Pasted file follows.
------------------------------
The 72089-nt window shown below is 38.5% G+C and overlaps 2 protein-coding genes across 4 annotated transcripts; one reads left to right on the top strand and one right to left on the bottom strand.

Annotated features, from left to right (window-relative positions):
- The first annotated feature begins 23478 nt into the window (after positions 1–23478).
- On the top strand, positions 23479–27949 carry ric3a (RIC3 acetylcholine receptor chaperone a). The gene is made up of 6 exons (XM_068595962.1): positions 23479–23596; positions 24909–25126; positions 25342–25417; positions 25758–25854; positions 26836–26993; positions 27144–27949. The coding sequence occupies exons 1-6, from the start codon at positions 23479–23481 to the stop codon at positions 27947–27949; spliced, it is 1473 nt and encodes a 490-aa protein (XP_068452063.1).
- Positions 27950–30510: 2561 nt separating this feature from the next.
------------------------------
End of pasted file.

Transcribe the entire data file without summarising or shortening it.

The 72089-nt window shown below is 38.5% G+C and overlaps 2 protein-coding genes across 4 annotated transcripts; one reads left to right on the top strand and one right to left on the bottom strand.

Annotated features, from left to right (window-relative positions):
- The first annotated feature begins 23478 nt into the window (after positions 1–23478).
- On the top strand, positions 23479–27949 carry ric3a (RIC3 acetylcholine receptor chaperone a). The gene is made up of 6 exons (XM_068595962.1): positions 23479–23596; positions 24909–25126; positions 25342–25417; positions 25758–25854; positions 26836–26993; positions 27144–27949. The coding sequence occupies exons 1-6, from the start codon at positions 23479–23481 to the stop codon at positions 27947–27949; spliced, it is 1473 nt and encodes a 490-aa protein (XP_068452063.1).
- Positions 27950–30510: 2561 nt separating this feature from the next.